This is the last week of Carl’s R.I.P. VI group read of Deborah Lawrenson’s The Lantern. This week’s questions have been provided by Heather. Here is the link to the other posts.
Looking back on the novel, I would say this was a very mixed bag for me. I was really curious to read the end for many reasons. I wanted to know how it all tied up and I also thought that I could only say whether I really liked the book once I finished it.
Those who have not read the book at all, shouldn’t read the answers. They contain spoilers.
1. Now that it’s all said and done; what did you think of the book? Did you see the ending coming?
It was a mixed bag. I liked some parts a lot but after having finished I must say, I didn’t like the end at all. The story of the bones was too predictable, the missing girls a bit of a plump red herring and Rachel’s end was far from realistic.
2. What do you think of the characters? Lawrenson took us on a twisty little ride there, I had trouble deciding who was good and who wasn’t for a while there! What do you think of Dom? Of Sabine? Rachel?
I still think Dom was an insufferable character and what he says about Rachel’s death doesn’t even have to be true. Rachel was a troubled mind but we never really know why she became the way she is.
3. Pierre was such a conflicted character. In the end, do you think he killed Marthe and Annette, or did the fall to their deaths because of their blindness?
I’m pretty sure, he killed them. It goes well will all the other cruelties he committed.
4. The book is being compared to Rebecca and Daphne du Maurier’s writing. Do you think the book lives up to that description?
I didn’t see Rebecca in it at all. It’s decidedly not in the same league.
5. Did you have any problems with the book? Narration? Plot? The back and forth between two different characters and times?
I had a huge problem with the police procedurals and the cancer story. They just didn’t sound realistic. This book overflows with descriptions and details but all we get is the word “cancer”. That’s too easy. To feel at least a little bit realistic, we should have heard what type of cancer. Colon cancer, pancreatic cancer, non-small cell lung cancer, leukemia, glioblastoma… What did she have? I think you get the drift. If you can’t call a tree a tree but tell your readers it’s a fig, it’s a pine, it’s a …. then you should be a bit more explicit than that when it comes to an illness like cancer, especially when the person dies of it. This was not believable for me and spoilt the ending of the book.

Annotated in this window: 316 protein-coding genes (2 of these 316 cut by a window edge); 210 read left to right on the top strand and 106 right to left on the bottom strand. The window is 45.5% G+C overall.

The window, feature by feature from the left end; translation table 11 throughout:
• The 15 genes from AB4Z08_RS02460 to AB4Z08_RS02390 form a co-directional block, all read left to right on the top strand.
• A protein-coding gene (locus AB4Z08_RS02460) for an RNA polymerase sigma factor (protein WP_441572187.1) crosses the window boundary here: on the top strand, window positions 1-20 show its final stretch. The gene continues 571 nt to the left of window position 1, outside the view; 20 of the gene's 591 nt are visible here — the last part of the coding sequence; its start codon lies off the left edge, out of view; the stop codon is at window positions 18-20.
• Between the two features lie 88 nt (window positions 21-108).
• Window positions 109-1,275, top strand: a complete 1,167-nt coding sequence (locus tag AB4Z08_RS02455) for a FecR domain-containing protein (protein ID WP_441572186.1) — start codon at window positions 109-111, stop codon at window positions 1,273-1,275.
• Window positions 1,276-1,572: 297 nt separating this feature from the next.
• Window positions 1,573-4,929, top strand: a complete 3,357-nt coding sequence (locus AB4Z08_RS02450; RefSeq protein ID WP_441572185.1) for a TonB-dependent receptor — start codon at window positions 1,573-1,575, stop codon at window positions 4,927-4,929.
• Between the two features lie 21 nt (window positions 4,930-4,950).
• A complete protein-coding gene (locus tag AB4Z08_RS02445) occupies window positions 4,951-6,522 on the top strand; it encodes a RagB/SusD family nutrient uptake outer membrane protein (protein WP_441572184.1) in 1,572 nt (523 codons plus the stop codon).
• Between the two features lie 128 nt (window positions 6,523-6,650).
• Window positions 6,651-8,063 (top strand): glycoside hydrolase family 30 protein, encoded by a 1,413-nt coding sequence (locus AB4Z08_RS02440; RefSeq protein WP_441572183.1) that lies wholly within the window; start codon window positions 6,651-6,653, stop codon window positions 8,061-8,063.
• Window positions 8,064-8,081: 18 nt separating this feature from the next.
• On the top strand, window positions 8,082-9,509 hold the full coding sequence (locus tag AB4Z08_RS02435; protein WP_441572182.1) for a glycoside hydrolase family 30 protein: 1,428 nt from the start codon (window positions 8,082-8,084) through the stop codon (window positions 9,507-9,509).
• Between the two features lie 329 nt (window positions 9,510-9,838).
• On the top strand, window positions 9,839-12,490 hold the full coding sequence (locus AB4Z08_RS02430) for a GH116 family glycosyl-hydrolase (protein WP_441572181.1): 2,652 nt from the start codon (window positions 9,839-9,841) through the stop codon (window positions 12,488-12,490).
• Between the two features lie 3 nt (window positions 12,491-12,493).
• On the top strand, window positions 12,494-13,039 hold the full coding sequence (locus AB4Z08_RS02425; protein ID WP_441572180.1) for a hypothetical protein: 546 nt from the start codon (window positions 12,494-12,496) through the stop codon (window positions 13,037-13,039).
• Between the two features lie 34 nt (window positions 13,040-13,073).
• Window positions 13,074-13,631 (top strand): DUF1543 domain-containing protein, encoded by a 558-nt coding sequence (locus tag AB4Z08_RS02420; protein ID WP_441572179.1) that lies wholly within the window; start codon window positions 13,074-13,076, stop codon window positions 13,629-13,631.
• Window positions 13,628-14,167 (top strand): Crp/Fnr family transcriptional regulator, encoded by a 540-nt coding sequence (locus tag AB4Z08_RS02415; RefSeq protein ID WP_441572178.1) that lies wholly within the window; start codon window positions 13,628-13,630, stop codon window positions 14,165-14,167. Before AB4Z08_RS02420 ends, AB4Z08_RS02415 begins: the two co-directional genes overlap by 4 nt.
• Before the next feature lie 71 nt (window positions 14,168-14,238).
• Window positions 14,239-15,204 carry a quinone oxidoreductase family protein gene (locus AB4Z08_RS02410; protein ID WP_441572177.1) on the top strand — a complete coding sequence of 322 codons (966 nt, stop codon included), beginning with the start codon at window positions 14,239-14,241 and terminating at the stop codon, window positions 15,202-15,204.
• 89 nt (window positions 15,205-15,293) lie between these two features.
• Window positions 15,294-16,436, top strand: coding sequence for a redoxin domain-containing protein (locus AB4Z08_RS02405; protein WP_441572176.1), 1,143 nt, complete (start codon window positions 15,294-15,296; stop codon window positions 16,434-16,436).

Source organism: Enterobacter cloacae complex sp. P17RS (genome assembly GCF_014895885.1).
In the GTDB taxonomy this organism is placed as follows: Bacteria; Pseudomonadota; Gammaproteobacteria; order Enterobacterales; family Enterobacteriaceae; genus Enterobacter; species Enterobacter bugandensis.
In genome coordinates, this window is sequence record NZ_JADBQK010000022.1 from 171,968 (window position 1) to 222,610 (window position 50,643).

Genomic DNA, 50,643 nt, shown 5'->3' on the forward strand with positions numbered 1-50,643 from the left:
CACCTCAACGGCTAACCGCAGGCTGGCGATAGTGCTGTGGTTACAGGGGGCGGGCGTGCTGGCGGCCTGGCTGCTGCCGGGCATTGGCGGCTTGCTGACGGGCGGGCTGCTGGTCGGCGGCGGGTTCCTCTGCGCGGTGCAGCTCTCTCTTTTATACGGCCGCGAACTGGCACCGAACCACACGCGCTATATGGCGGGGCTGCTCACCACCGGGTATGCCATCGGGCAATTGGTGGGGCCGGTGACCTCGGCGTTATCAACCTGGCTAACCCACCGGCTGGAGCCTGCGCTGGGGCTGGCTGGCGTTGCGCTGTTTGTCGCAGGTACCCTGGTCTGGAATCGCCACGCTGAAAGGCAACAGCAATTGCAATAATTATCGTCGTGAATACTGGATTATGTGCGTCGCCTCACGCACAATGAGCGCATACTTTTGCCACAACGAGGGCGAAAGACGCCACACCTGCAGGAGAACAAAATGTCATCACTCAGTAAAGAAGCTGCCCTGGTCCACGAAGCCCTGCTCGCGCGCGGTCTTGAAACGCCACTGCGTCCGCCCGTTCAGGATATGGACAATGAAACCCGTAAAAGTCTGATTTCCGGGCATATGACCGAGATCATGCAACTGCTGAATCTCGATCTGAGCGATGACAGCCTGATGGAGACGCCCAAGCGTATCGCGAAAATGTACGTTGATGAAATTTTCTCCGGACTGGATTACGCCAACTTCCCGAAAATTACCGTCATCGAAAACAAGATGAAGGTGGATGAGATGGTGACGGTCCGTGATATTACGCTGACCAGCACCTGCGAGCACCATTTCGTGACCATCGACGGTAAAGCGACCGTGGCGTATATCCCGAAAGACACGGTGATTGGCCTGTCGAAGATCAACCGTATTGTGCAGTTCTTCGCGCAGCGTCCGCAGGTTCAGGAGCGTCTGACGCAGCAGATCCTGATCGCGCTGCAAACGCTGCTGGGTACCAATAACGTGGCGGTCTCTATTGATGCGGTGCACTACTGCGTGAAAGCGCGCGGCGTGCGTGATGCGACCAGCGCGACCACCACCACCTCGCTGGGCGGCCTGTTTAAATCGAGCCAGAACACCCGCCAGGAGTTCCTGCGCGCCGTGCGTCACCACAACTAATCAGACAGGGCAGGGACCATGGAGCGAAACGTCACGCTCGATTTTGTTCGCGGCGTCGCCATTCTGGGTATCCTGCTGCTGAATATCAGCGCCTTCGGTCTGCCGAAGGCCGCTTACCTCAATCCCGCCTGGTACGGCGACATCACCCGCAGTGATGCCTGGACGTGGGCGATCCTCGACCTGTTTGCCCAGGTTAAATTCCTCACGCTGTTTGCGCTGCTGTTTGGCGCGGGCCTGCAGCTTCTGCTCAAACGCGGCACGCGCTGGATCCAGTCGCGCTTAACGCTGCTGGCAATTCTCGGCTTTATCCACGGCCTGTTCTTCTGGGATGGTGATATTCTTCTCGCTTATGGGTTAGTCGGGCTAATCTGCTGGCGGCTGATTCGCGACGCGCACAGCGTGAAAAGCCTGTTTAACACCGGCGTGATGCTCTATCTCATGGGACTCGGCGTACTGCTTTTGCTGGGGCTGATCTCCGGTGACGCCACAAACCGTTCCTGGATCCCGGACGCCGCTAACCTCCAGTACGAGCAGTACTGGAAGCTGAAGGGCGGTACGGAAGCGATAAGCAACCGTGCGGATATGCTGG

6. Do you think Lawrenson tied both stories together well in the end? Is there anything she could/should have done differently?
The best part is Bénédicte’s story. I like that ending very well but, as said before the solution to the “serial killer” and Rachel’s end felt wrong, like a cheap trick.
7. One problem I had with the novel is the reliability of the narrators. Do you think any of them were telling the truth? Which ones?
33 thoughts on “Deborah Lawrenson’s The Lantern – Group Read Week III (Part 5)”
I’m sorry you didn’t enjoy the ending but am glad there were parts of the story that you enjoyed.
And of course I’m super happy that you participated.
I’m not sure that I’ve always agreed over the last three weeks with your thoughts on the characters being ‘realistic’ or not, partially because I think this kind of gothic fiction is built on characters that are meant to be over dramatic and meant to fit into a certain “type” and partially because I haven’t seen things as being quite as unrealistic as you did.
Which is part of the fun of group reads, when people have different opinions. I do think all your reasoning for why you feel the way you do is sound and I don’t disagree with your reasoning, I just see things from a different angle.